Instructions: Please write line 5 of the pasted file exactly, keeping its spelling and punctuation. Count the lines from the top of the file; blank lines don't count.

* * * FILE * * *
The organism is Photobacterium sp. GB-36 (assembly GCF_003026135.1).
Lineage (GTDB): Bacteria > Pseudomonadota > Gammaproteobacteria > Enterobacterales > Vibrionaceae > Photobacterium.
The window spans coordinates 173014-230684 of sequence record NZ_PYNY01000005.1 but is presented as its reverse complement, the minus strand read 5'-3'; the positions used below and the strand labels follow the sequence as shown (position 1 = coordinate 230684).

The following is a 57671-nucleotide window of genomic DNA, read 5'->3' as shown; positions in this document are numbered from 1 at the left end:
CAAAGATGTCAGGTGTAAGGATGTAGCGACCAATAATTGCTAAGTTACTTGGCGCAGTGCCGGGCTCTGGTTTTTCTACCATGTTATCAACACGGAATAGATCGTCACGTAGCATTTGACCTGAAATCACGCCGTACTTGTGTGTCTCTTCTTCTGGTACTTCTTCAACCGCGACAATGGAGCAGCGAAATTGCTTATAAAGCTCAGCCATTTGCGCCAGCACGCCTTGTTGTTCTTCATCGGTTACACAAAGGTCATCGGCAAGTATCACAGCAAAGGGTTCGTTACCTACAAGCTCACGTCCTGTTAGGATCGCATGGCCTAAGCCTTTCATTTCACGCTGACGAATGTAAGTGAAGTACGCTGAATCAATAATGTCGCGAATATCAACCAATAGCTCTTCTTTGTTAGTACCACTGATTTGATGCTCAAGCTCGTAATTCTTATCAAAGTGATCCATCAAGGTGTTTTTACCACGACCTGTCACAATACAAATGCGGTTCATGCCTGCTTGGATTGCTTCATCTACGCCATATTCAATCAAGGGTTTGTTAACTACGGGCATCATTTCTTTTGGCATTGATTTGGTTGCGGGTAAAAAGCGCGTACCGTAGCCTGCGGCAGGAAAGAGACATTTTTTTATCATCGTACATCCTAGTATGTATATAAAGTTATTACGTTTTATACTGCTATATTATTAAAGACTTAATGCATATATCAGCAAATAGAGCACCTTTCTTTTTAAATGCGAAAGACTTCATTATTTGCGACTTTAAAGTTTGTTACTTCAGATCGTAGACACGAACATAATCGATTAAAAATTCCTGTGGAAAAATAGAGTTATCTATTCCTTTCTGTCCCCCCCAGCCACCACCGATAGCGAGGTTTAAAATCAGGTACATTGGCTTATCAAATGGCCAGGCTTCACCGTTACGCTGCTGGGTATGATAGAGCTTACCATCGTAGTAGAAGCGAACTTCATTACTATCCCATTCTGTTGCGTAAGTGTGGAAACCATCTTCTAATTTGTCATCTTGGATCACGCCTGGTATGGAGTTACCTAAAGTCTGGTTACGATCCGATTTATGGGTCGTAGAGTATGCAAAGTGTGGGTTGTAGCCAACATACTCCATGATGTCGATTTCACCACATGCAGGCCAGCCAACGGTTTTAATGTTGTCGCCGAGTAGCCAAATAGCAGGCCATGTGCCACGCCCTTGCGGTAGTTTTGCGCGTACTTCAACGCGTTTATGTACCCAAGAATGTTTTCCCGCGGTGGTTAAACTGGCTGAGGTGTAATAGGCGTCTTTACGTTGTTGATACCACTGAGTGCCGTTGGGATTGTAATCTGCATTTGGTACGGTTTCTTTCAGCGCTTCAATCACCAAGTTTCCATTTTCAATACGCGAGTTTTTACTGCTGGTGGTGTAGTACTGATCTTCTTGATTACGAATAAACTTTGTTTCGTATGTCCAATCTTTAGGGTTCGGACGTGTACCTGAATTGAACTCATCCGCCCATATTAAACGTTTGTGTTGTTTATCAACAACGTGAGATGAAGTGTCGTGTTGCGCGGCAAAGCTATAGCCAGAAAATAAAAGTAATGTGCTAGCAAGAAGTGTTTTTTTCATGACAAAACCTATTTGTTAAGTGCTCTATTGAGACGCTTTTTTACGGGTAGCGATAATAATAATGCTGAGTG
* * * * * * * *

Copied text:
CAAAGATGTCAGGTGTAAGGATGTAGCGACCAATAATTGCTAAGTTACTTGGCGCAGTGCCGGGCTCTGGTTTTTCTACCATGTTATCAACACGGAATAGATCGTCACGTAGCATTTGACCTGAAATCACGCCGTACTTGTGTGTCTCTTCTTCTGGTACTTCTTCAACCGCGACAATGGAGCAGCGAAATTGCTTATAAAGCTCAGCCATTTGCGCCAGCACGCCTTGTTGTTCTTCATCGGTTACACAAAGGTCATCGGCAAGTATCACAGCAAAGGGTTCGTTACCTACAAGCTCACGTCCTGTTAGGATCGCATGGCCTAAGCCTTTCATTTCACGCTGACGAATGTAAGTGAAGTACGCTGAATCAATAATGTCGCGAATATCAACCAATAGCTCTTCTTTGTTAGTACCACTGATTTGATGCTCAAGCTCGTAATTCTTATCAAAGTGATCCATCAAGGTGTTTTTACCACGACCTGTCACAATACAAATGCGGTTCATGCCTGCTTGGATTGCTTCATCTACGCCATATTCAATCAAGGGTTTGTTAACTACGGGCATCATTTCTTTTGGCATTGATTTGGTTGCGGGTAAAAAGCGCGTACCGTAGCCTGCGGCAGGAAAGAGACATTTTTTTATCATCGTACATCCTAGTATGTATATAAAGTTATTACGTTTTATACTGCTATATTATTAAAGACTTAATGCATATATCAGCAAATAGAGCACCTTTCTTTTTAAATGCGAAAGACTTCATTATTTGCGACTTTAAAGTTTGTTACTTCAGATCGTAGACACGAACATAATCGATTAAAAATTCCTGTGGAAAAATAGAGTTATCTATTCCTTTCTGTCCCCCCCAGCCACCACCGATAGCGAGGTTTAAAATCAGGTACATTGGCTTATCAAATGGCCAGGCTTCACCGTTACGCTGCTGGGTATGATAGAGCTTACCATCGTAGTAGAAGCGAACTTCATTACTATCCCATTCTGTTGCGTAAGTGTGGAAACCATCTTCTAATTTGTCATCTTGGATCACGCCTGGTATGGAGTTACCTAAAGTCTGGTTACGATCCGATTTATGGGTCGTAGAGTATGCAAAGTGTGGGTTGTAGCCAACATACTCCATGATGTCGATTTCACCACATGCAGGCCAGCCAACGGTTTTAATGTTGTCGCCGAGTAGCCAAATAGCAGGCCATGTGCCACGCCCTTGCGGTAGTTTTGCGCGTACTTCAACGCGTTTATGTACCCAAGAATGTTTTCCCGCGGTGGTTAAACTGGCTGAGGTGTAATAGGCGTCTTTACGTTGTTGATACCACTGAGTGCCGTTGGGATTGTAATCTGCATTTGGTACGGTTTCTTTCAGCGCTTCAATCACCAAGTTTCCATTTTCAATACGCGAGTTTTTACTGCTGGTGGTGTAGTACTGATCTTCTTGATTACGAATAAACTTTGTTTCGTATGTCCAATCTTTAGGGTTCGGACGTGTACCTGAATTGAACTCATCCGCCCATATTAAACGTTTGTGTTGTTTATCAACAACGTGAGATGAAGTGTCGTGTTGCGCGGCAAAGCTATAGCCAGAAAATAAAAGTAATGTGCTAGCAAGAAGTGTTTTTTTCATGACAAAACCTATTTGTTAAGTGCTCTATTGAGACGCTTTTTTACGGGTAGCGATAATAATAATGCTGAGTG